Mr Johnston’s imagination

Mr Johnston's 'fantasy' map of Africa, showing his proposed British territorial claims in red (reference: FO 84/1750 f 54)

Mr Johnston's 'fantasy' map of Africa, showing his proposed British territorial claims in red (reference: FO 84/1750 f 54)

Some of The National Archives’ most interesting maps are not kept as separate flat, rolled or folded sheets, or even as part of atlases. Instead, they are to be found within boxes, files or volumes of official correspondence and other mainly textual records. Most such maps are not yet described individually in our online catalogue. Today’s blog post is about one of them.

This sketch map of Africa is drawn onto a page within a volume of Foreign Office correspondence (reference: FO 84/1750 f 54). It forms part of a letter sent on 13 November 1886 from Mr H H Johnston, Vice Consul for Territories Adjacent to the Oil Rivers, 1 Old Calabar, to Sir Percy Anderson, Senior Clerk at the Foreign Office.

Detail from a German map, showing Old Calabar and the surrounding area in 1886 (reference: FO 925/872 sheet 5). British territory is marked in orange and German territory in pink

Detail from a German map, showing Old Calabar and the surrounding area in 1886 (reference: FO 925/872 sheet 5). British territory is marked in orange and German territory in pink

Johnston’s map does not attempt to show Africa as it actually was in 1886. Instead, it shows his ideas about how the continent could be divided between European colonial powers to the UK’s advantage. Although many coastal areas and some parts of the interior had been colonised long before 1886, much of the interior of Africa did not yet have fixed boundaries that were recognised by European countries.

In drawing his map, Johnston was speculating on what the outcome of the then-ongoing ‘scramble for Africa’ might be. The eventual division of Africa between the colonial powers was often different from – and in some cases more complex than – his proposals. 2

The mapmaker

Johnston’s letter gives the impression that he was frustrated in his job – he complains of poor health and an obstructive senior colleague – and he seems uninterested in Africa except as a resource for improving the economic and political power of his homeland. When I read the article about him in the Oxford Dictionary of National Biography, 3 I realised that this impression was very misleading.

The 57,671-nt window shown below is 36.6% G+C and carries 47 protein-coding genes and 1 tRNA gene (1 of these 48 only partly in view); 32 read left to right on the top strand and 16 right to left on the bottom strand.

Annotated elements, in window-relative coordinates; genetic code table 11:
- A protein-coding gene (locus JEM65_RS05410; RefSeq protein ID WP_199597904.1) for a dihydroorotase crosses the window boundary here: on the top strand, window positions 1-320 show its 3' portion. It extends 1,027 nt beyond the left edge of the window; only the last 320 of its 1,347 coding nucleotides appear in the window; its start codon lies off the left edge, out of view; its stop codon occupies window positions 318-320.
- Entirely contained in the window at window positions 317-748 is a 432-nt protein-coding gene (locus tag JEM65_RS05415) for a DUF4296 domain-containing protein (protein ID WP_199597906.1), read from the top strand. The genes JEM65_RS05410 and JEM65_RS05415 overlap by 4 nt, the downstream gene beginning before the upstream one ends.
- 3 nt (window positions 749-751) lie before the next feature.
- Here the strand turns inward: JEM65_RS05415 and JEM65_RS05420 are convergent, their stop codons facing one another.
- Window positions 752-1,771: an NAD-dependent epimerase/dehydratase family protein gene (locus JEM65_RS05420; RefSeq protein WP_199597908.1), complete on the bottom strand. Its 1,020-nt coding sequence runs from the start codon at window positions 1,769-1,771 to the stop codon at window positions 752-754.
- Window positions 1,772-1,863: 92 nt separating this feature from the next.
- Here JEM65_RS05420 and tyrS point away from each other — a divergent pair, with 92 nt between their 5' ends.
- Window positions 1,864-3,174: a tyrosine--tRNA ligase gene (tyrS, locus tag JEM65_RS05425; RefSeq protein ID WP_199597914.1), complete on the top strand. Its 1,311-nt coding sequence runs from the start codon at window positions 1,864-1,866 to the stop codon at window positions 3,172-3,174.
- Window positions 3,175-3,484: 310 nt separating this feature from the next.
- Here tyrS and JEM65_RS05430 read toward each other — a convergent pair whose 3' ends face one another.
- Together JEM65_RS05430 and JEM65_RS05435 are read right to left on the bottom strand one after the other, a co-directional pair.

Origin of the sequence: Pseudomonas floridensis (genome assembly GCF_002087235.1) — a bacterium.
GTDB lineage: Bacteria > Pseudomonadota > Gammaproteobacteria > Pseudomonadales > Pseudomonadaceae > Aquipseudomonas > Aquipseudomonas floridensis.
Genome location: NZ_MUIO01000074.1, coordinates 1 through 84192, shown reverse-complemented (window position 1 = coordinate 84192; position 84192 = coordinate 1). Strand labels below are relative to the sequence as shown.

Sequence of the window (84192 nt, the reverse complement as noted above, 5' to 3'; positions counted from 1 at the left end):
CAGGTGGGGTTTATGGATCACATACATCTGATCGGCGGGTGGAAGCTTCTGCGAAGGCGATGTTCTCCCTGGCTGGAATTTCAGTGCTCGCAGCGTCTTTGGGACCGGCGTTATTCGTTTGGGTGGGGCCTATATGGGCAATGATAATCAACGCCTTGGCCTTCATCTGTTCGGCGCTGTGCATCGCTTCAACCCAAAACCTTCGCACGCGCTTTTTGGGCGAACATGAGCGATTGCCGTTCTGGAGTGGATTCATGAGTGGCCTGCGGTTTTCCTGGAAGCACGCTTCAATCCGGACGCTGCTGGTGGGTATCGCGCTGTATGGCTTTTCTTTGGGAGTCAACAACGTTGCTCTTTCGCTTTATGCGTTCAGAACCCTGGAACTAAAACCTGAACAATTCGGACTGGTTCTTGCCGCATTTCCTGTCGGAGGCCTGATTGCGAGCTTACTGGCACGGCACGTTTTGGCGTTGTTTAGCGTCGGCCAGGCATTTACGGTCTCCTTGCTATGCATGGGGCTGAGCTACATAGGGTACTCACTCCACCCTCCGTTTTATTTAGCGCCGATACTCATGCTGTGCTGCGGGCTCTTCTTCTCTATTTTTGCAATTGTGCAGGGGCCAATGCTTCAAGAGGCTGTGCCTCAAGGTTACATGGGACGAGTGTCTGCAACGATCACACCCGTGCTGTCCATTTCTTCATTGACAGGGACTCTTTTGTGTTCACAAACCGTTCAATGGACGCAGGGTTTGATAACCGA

Johnston’s full name was Henry Hamilton Johnston, though he was usually known as Harry. 4 At the time he drew this map, he was 28 years old and, as an experienced traveller and author, was already considered to be an ‘authority’ on Africa. He went on to have a successful career as a senior administrator and diplomat in various parts of Africa, 5 as well as making important contributions to the study of African languages and natural history, and he was knighted in 1895.

A more conventional map of Africa, from a Bartholomew pocket atlas published in 1886 (reference: FO 925/4163 plate 35). Much of the continent is shown as white space

A more conventional map of Africa, from a Bartholomew pocket atlas published in 1886 (reference: FO 925/4163 plate 35). Much of the continent is shown as white space

Like many educated British people during the late 19th century, Johnston originally assumed that black Africans must be intellectually and culturally inferior to white Europeans. Later in life, as he came into contact with people of African descent on a more equal footing, he realised that he had been mistaken.

Mapping unreality

Supplying a map of an imaginary or fictional landscape can be a very effective way of making a narrative seem more convincing to a reader or viewer. Like Johnston, many writers have exploited this fact to make their stories or descriptions more ‘real’. Other people have made ‘fantasy’ maps as works of art or simply for fun.